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Tree Farmers Vermont Why am I a Tree Farmer?

John and Heather Bingaman

John and Heather Bingaman are the owners of Bingaman Woods, LLC. Bingaman Woods consists of two Tree Farms: #1483 a 72-acre property in Brookfield which the family purchased in 1992, and #1484 a 123-acre property in West Corinth which was bought in 2007. Both properties were first enrolled in the Tree Farm program in 2008.

Bingaman Woods operates by the following vision statement: “Dynamic steward of multiple properties; primarily to facilitate quality timber production, but additionally to cultivate wildlife habitat, environmentally friendly recreation, soil and water conservation, and pleasing aesthetics.” In accordance with this vision both farms have undergone management throughout the years.

The Brookfield property has been undergoing a shelterwood cut since 2018 and the project is expected to be completed this year. Once the cut is complete the plan is to let the property respond and re-evaluate in 8-10 years when the next entry should be considered. Less actions have been taken on the West Corinth property to date. When it was purchased, the land was in a VT Land Trust conservation easement. In 1998 the property was damaged by an ice storm leading to a salvage cut. Trees are now self-selecting.

The Bingamans partner with Redstart, Inc. and forester Markus Bradley in managing their land. David Paganelli, VT county forester, has also been a tremendous resource and fount of knowledge to them since first meeting in 1992 according to John.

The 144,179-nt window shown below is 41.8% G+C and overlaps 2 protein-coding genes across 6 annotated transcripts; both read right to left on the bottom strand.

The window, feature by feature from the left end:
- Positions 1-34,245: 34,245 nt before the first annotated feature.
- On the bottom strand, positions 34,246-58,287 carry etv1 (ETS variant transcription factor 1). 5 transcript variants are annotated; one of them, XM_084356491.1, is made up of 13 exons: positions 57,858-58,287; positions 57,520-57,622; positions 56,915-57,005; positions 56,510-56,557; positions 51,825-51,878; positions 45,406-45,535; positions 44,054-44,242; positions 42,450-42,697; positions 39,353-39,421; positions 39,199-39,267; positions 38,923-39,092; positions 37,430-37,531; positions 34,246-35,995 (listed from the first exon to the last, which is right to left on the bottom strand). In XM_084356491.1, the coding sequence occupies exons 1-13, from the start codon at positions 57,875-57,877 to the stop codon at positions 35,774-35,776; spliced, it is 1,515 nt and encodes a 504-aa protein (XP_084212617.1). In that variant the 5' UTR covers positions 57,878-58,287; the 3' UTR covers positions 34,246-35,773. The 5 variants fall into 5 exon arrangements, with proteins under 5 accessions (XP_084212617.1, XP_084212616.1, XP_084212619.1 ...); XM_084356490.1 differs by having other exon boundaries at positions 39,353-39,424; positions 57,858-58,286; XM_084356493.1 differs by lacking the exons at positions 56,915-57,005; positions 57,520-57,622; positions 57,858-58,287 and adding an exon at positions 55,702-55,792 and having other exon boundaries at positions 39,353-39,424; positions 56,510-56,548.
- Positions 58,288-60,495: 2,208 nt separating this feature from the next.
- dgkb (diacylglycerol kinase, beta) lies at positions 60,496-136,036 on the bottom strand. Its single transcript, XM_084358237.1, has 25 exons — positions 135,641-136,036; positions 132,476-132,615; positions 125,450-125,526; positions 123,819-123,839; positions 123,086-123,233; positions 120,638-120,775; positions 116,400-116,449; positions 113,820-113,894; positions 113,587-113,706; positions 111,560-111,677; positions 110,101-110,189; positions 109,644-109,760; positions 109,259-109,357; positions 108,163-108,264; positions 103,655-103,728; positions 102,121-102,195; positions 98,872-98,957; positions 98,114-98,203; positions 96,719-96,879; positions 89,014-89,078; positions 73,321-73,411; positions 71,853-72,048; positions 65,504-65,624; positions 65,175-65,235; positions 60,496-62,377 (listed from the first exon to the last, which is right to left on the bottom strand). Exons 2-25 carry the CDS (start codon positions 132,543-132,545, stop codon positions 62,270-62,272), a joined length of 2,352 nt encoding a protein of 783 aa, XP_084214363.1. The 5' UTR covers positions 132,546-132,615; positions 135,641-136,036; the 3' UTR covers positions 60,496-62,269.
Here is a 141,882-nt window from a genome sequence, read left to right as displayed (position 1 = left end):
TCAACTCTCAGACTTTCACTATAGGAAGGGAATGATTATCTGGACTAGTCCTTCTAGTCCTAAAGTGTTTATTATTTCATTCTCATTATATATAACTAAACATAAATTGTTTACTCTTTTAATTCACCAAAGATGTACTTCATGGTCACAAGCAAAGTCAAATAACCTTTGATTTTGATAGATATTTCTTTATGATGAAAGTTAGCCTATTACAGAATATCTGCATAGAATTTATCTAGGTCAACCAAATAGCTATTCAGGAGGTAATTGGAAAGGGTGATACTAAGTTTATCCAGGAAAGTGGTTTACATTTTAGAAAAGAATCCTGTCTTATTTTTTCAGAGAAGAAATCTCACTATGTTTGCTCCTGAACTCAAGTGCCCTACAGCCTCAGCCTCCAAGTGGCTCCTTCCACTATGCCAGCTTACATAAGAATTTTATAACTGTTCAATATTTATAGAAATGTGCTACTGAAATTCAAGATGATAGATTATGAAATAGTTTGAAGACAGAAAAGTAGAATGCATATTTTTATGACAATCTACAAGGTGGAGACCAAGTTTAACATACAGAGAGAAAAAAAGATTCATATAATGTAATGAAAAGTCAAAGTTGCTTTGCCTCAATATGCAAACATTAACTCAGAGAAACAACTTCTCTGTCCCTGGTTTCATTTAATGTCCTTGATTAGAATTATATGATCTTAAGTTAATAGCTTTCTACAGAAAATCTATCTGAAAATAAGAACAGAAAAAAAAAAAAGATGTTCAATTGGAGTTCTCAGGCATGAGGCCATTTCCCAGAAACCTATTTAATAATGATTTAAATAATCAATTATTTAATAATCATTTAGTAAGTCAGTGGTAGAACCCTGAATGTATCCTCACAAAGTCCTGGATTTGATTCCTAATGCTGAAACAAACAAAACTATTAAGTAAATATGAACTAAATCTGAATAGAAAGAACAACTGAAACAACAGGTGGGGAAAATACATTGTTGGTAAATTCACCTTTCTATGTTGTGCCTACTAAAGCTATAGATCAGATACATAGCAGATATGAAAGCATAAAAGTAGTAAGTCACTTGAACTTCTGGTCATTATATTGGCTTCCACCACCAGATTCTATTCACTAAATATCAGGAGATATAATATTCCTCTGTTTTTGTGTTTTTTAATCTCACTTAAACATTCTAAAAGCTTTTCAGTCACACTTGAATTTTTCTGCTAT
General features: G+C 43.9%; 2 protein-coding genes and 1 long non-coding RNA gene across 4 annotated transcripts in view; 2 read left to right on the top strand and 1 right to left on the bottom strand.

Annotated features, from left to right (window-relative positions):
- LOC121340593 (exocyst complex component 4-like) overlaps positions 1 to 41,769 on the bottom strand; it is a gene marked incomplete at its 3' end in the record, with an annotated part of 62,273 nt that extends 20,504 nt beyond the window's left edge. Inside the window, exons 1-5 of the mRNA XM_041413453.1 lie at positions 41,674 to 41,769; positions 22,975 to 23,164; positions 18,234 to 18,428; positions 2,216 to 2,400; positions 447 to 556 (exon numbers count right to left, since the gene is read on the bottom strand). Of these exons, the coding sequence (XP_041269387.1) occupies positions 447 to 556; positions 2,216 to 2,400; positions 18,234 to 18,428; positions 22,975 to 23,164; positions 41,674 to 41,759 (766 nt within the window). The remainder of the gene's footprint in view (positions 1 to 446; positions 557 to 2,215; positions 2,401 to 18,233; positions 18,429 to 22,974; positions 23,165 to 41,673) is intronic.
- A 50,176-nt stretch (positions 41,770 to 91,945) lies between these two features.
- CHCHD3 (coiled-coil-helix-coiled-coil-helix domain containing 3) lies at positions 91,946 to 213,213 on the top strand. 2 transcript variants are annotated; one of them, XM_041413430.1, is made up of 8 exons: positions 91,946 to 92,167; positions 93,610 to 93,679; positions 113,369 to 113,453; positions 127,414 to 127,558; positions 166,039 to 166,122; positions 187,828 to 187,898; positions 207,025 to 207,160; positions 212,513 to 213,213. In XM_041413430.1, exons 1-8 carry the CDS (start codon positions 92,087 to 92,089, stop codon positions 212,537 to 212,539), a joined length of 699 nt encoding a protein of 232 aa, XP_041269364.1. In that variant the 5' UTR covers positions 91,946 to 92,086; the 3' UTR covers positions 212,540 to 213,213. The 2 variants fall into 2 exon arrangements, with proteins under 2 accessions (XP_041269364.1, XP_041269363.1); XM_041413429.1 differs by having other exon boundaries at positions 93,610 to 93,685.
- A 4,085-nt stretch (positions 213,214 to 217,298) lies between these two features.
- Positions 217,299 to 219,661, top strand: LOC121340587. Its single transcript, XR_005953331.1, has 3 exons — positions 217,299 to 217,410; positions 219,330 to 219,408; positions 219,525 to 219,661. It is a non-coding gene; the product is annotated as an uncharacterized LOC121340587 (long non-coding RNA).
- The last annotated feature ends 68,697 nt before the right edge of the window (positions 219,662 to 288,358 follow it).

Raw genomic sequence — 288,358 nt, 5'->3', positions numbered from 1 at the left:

What does being in the Tree Farm program mean to you?
It is a tangible way to demonstrate our family’s vision and values, to emphasize those to the next generation(s), and to be part of the Tree Farm community comprised of like-minded land stewards.

What do you value about the Tree Farm program?
The representation of, and the connections, resources, and support provided to, land stewards.

Why should a landowner join the Tree Farm program?
The Tree Farm program is for those desiring to be the best steward of the land they can be. The Tree Farm program actively promotes stewardship through various workshops, events, and other readily available resources.

Do you have any advice for landowners that have recently joined Tree Farm?
Take advantage of the vermonttreefarm.org website to access information. Participate in workshops and events as you are able to further your understanding, knowledge and application of stewardship best practices. Participation will also introduce you to like-minded individuals
and their wide range of experiences and knowledge.

What are some ways that you would suggest to get the next generation involved in Tree Farm?
Get them in the woods as early as possible! Perhaps easier said than done, particularly when you don’t live on the land or in Vermont. We brought our children on the property when they were babies and as often thereafter as we could. Pictures and experiences help them to connect to the land. Include them in discussions, planning, and activities, as well as the greater impact land stewardship provides.

Anything else you would like to add?
Our belief system is summed up in the following scripture: Yours, O Lord, is the greatness, the power, the glory, the victory, and the majesty. Everything in the heavens and on earth is yours, O Lord, and this is your kingdom. (1 Chronicles 29:11) We are on earth but for a short time and we are grateful to be allowed to steward the land while we are able and will then pass the work on to our next generation.

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